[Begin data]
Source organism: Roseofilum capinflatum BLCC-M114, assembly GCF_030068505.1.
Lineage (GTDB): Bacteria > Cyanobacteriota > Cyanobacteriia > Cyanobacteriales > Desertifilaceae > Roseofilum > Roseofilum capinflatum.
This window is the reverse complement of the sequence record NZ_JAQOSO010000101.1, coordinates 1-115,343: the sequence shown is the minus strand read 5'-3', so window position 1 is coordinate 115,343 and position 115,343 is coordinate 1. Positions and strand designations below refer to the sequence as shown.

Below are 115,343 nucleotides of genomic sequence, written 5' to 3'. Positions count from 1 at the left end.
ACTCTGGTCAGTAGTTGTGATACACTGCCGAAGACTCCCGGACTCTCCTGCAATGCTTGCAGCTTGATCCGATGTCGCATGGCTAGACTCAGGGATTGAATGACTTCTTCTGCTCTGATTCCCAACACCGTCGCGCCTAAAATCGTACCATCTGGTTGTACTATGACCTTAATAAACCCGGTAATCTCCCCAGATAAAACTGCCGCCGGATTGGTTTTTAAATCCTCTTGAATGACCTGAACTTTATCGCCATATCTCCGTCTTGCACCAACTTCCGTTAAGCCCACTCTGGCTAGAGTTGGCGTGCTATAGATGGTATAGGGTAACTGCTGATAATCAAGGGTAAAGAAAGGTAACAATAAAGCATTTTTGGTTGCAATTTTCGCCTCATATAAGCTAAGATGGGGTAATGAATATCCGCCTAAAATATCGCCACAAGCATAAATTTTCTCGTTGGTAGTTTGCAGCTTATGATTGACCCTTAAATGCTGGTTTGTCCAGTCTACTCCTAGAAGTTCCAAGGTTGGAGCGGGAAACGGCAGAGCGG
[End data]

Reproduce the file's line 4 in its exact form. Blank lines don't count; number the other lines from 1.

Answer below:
Below are 115,343 nucleotides of genomic sequence, written 5' to 3'. Positions count from 1 at the left end.